Sunday, 19 February 2012

Extract from Markan Sword - WIP

The following sample is from my current work-in-progress, Markan Sword.


Teven had a small, but select, number of soldiers loyal to him personally.  He had his ways of earning their loyalty, which included extortion, bullying, threats and blackmail.  These men were always discreet and very effective.

Right now, three of them played cards against the guardsmen in charge of the cells.  And playing very badly indeed.

Soldier Lemble, one of Teven's men, had chosen soldiery over mutilation after being caught cheating at cards.  The man's hands were quick, his cheating almost impossible to see.  Lemble had continued his previous career while soldiering, until Teven had found out.

Lemble's instructions had been specific: seek and befriend the senior guard working afternoons.  He'd been given a lot of information, such as the target's name - Fulson - and even the card games the three duty guards liked to play.

And, after a couple of morning ales, passing time before the inconvenience of working afternoons, Lemble had thrown down his challenge.  The three of them against him and two mates, at cards, winner takes all.  Fulson, with his morning ale already having a slight effect, probably thanks to the neat alcohol Lemble had used to "fortify" the man's drink, accepted the challenge.

Even so, in Lemble's view, Teven's instructions seemed strange.  He and his companions must lose the challenge, make it look convincing, and offer to stand the shift for the guardsmen.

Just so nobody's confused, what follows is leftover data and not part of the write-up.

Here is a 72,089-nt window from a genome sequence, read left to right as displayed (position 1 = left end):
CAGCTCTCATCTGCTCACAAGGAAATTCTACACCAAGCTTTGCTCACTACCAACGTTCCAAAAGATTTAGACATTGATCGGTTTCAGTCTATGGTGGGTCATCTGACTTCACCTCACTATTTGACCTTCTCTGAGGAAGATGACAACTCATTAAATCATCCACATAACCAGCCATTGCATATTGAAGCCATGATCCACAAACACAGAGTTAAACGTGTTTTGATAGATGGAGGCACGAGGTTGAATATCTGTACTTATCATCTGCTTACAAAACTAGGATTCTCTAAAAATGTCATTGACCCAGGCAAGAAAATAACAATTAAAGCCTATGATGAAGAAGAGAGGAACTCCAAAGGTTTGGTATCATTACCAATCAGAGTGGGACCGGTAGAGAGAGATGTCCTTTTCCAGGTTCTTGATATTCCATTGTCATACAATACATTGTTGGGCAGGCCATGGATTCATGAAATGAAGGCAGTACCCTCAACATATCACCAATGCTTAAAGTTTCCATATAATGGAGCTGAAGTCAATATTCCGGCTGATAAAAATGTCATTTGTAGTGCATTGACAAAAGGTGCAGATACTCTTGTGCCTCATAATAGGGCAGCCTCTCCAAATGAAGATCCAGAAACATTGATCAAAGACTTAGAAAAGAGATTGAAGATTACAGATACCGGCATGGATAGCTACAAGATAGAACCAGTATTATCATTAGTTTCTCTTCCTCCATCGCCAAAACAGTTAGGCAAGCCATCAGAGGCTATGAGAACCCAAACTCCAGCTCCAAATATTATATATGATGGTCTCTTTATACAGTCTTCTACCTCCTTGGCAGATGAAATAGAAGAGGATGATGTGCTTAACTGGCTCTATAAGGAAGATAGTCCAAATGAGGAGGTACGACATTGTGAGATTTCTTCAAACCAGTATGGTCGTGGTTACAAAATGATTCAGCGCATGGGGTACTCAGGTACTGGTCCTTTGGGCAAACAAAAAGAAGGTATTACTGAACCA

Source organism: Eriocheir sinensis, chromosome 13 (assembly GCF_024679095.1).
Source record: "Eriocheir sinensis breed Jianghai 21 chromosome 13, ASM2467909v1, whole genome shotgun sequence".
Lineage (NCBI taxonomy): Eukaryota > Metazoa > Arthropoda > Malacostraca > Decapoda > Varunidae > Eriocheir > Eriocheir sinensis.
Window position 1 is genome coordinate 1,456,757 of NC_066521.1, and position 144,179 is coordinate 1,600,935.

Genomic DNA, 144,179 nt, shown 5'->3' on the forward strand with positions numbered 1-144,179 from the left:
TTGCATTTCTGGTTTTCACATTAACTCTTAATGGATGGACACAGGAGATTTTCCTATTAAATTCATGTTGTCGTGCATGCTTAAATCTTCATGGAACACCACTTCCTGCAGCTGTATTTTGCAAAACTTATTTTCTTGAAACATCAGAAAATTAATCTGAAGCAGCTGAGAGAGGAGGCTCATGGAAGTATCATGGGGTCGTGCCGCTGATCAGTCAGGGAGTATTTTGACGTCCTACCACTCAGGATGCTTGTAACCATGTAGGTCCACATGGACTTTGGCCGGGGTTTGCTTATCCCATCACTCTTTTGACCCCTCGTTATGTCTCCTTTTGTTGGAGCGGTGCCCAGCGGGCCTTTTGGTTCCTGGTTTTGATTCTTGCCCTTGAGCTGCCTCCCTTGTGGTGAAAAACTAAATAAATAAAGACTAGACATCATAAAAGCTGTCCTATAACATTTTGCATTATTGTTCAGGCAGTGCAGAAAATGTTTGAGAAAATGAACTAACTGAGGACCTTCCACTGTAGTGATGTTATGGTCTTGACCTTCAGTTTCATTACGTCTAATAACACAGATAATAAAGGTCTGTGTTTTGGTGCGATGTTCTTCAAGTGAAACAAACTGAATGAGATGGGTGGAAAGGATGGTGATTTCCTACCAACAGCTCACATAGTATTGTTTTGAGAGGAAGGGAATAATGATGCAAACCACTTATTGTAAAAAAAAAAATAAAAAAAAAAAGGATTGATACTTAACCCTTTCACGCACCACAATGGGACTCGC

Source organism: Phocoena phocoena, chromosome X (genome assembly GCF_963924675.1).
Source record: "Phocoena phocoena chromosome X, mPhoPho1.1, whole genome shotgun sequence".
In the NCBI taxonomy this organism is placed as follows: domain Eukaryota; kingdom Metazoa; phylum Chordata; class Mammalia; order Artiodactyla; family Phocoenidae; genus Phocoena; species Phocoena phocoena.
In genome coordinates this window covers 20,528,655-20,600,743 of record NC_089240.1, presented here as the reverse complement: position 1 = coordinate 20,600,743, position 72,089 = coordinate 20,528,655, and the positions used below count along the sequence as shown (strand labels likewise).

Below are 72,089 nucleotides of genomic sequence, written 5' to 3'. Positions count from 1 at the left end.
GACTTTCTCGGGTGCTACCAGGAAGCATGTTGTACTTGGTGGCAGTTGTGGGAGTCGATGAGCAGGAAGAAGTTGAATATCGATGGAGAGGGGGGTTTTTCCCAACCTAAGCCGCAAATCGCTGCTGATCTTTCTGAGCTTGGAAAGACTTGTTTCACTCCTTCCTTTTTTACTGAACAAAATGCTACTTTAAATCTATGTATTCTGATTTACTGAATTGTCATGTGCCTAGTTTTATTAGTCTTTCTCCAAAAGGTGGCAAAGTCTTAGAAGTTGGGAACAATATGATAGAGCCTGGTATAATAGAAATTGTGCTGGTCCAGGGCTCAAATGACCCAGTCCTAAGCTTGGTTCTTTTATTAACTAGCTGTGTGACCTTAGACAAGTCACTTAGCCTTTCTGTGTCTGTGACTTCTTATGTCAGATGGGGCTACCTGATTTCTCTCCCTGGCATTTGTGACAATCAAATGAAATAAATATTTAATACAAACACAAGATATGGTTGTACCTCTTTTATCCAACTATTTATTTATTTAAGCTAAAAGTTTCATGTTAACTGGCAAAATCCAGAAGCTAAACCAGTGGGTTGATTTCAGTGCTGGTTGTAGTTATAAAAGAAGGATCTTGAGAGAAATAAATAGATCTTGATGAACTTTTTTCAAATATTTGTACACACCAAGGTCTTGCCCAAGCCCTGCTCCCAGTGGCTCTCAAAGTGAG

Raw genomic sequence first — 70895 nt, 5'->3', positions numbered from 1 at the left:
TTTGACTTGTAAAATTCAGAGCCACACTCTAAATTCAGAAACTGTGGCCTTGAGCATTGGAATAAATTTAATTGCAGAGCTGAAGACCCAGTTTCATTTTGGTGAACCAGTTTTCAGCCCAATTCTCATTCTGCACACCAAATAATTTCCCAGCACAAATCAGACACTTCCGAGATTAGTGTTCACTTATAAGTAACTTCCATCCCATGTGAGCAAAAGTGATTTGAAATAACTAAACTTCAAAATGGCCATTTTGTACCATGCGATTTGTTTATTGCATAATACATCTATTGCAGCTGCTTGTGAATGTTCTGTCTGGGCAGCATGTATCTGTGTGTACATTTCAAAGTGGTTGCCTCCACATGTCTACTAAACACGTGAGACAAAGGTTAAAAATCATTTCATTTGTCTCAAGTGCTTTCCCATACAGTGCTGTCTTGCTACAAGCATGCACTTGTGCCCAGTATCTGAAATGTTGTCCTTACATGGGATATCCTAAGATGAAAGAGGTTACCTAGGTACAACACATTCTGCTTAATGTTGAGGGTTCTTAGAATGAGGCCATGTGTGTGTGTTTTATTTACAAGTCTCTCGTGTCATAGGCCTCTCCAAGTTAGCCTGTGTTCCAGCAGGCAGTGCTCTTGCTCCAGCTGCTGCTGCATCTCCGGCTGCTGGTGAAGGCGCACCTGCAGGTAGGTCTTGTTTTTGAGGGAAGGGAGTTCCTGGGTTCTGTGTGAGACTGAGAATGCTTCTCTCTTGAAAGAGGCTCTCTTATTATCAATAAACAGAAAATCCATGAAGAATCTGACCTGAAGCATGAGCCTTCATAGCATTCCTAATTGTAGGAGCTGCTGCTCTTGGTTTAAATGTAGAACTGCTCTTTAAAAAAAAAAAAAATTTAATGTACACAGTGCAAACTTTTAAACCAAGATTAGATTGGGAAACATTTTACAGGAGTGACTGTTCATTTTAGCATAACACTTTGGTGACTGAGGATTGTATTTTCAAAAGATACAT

'Ranva's breath, but they were soldiers, not guards!

Lemble had made it convincing.  All six sat around the lone table, four light-crystal lanterns in the center, and gambled.  Coins passed to and fro, laughter filled the small room.

The corridor beyond led to the cells.

Two of the guardsmen were eliminated from the card school first, wild cards popping up at random, slipped into the deck by Lemble's quick hands.  Then two of the soldiers surrendered all their coin.

Now just Lemble and Fulson remained.

"You'll be losing next month's money," chortled one of the guards, a skinny beanpole with a scraggly mustache.  Called Dwilt, he had been the first out.

Lemble grinned.  When you finally find out what we're about, you'll be losing more than that, chum.  Aloud, he said: "All in from me."

Grinning, Fulson pushed an equal quantity of coins into the middle.

Lemble glanced at his cards.  Not a single named card, thankfully no wild card (though because they were all up his sleeve, thankfully was perhaps the wrong word), but a good run of six, seven and eight, if of different suits.  A good flush, but that would be beaten by...

"Nine, ten and eleven of Trades," chortled Fulson, reaching out for the coin.

Lemble swore.  "Another round," he said.  "Another."

"You've not got the money!"  Fulson shook his head.

"All right," said Lemble, "here's the deal.  If I win, we three get all our money back and walk away; if we lose, you can disappear the rest of the day and we stand your shift here."